Somehow, the tease has slipped off me as though it were a spray of water on Sally's back, the focus shifted to Paul, who is challenged to teach an entire class without once using the pronoun I, and then to engage in a critical discussion where he cannot use the word genius for twenty minutes.
But I am frozen back with the notion of haiku book reviews and so I neither join the tease on Paul nor climb on board when the subject switches to house painting and the fact that Jim Alexander's painting arm is more articulately muscled than his TV baton arm.
As Jack Benny was wont to say in reflexive moments, I'm thinking, I'm thinking.
Awake, O great whale
To employ thy splendid tail.
The Catcher in the Rye
Had a great issue of self.
Me, too; kid. Me, too.
Thursday, July 26, 2007
There is no time for such mischief as I have planned.
Student papers to be read.
Lecture to be prepared.
Yet, with all due respect, mischief comes first. Such niceties as time spent bathing, shaving, and the like, all of which are needed, will be cut back to bare essentials.
The subject of the mischief?
I have been thinking about it on one level or another for some days, appending it to my
personal list of comfort foods. Then Lori sent a recipe link along with a comment to an earlier post. Soon, I came to empathy with the narrator of "The Tell-Tale Heart."
I know what I must do.
The oven is already set to 375 and I think I know where the cast-iron skillet is.
Dylan Thomas could well have cribbed from one of his own poems to extol cornbread: "The force that through the oven drives the cornbread/Drives my cornbread hunger..."
A blasphemy, you say? I say cornbread.
Wednesday, July 25, 2007
Toward the end of a well-argued blog-cum-essay, Ben Huff touched on a point with relevance to the photographer and the photographed, the taker and, if you will, the taken. It is, as Ben cogently argues, about power.
This same chemistry often takes place on the stage and on the page; effective writers recognize it, wannabe writers had better recognize it. Shooting for quick recognition before moving along, I am tempted to hold forth one of my favorite of all characters from one of my favorite of all authors, Ms. Wife of Bath, from The Canterbury Tales. Reminding me of Zoe Strauss with her ebullient humanism, Ms. Wife stands out in a time when women were happy enough to be seen, but were not heard with too much enthusiasm. One moment particularly comes to mind, when Jankin, her latest in a series of husbands, is reading the then equivalent of a girlie magazine and Ms. Wife tears the page out of the booklet and tells him to get with the program, which happens to be her.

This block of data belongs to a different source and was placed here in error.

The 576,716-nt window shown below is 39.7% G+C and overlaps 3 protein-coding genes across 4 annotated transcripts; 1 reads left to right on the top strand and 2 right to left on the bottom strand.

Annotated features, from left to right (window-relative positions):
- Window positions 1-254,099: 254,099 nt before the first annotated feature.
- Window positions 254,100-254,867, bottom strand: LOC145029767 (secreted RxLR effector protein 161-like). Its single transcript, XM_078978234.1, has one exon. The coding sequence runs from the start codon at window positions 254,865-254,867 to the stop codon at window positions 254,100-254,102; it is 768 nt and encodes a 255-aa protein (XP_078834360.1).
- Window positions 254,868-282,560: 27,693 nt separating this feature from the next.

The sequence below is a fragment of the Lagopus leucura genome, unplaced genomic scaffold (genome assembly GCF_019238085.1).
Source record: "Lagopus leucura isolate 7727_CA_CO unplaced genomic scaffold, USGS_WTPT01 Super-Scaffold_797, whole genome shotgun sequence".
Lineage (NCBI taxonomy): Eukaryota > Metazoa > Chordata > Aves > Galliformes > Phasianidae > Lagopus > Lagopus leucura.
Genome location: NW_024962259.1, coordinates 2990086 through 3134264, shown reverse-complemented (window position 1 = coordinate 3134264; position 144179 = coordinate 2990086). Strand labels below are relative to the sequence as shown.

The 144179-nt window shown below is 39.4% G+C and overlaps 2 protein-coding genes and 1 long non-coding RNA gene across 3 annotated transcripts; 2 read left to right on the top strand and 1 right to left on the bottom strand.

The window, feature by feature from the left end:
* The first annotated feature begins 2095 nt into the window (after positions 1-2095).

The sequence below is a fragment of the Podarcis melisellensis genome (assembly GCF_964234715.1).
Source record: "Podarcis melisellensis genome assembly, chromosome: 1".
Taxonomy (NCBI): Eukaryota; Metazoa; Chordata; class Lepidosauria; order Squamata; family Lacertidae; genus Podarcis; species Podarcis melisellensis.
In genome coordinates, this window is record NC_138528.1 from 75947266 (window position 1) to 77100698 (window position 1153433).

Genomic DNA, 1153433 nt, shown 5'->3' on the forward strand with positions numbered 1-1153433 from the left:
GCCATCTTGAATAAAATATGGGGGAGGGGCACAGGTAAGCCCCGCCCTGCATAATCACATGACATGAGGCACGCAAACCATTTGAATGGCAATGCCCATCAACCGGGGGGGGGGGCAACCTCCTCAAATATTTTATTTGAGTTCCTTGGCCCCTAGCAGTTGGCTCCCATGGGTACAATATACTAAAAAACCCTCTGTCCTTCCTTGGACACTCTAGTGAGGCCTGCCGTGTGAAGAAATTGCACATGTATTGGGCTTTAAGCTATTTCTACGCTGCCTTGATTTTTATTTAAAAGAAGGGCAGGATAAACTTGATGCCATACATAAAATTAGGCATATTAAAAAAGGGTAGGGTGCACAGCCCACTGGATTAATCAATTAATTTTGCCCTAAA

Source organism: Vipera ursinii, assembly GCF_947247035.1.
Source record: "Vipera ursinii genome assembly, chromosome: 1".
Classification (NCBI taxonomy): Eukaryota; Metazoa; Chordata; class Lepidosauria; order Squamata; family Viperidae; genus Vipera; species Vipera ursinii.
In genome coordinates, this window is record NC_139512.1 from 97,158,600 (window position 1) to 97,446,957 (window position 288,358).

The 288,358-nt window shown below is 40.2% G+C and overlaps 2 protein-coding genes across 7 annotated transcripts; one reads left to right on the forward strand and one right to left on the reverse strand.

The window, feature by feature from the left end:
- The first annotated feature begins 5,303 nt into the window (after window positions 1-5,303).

Shakesperean examples of scenes with shifting power bases abound, not the least among them involving Hamlet, his mother, and the ghost of his father/her husband, all together in her bed chamber. Hamlet, about to kill King Claudius, is another. "Now might I do it..." except that Claudius is saying his prayers. Come to think of it, Macbeth is about to pull a Tony Soprano on King Malcolm, but loses his resolve when he sees a servant carrying a dinner tray to Malcolm's suite, causing Macbeth to think Last Supper kinds of thoughts. "Trumpet-tongued angels will sing his praises." And a lovely tidal arrangement of power, starting with Macbeth telling Lady Macbeth that he can't go through with it. She is disgusted with his spinelessness--power shifts to her. But look what happens when Macbeth screws up his courage and goes through with the murder of Malcolm. Returning to their apartment, his clothing spattered with Malcolm's blood, his hands a gory smear, Lady Macbeth greets him with an effusive: "My husband!" Power back to Micky B.
Moving into modern drama and storytelling, say, just for the hell of it, Joe Orton's noirish Entertaining Mr. Sloan, or the splendid Jim Harrison novel, A Return to Earth, we see men and women on the stage and on the page, in varying degrees of vulnerability, in varying circumstances where they have given up power, usurped power from others, or had power wrested from them. Whether we take their image furtively or with their full consent, we are engaged in a dance of power with our subjects, with our characters, with our viewers, with our readers.
Ben Huff, in addition to producing moving, memorable images, has taken one of his recent shots, Red Door Open, which I greatly admire, and opened a door for me which I must enter, getting my own take on the matter of power. I believe the way to interest an audience in a character is to show that character in some vulnerability, being in the debt of a person, place, deadline, or attitude. Possibly also some disability. The story is about that person trying to get some power, either back in possession or, in the case of the buildugsroman, to get power for the first time and to use it for growth and understanding. This is where story begins. Where I believe I fit into the equation--thanks, Ben--is to give that character, that her or him, power. Over me.
Tuesday, July 24, 2007
Some splendid responses to comfort food:
Digby Wolfe suggests the list include blancmange which, he says, " is always welcome to a Limey. It's like boiled cabbage and warm beer."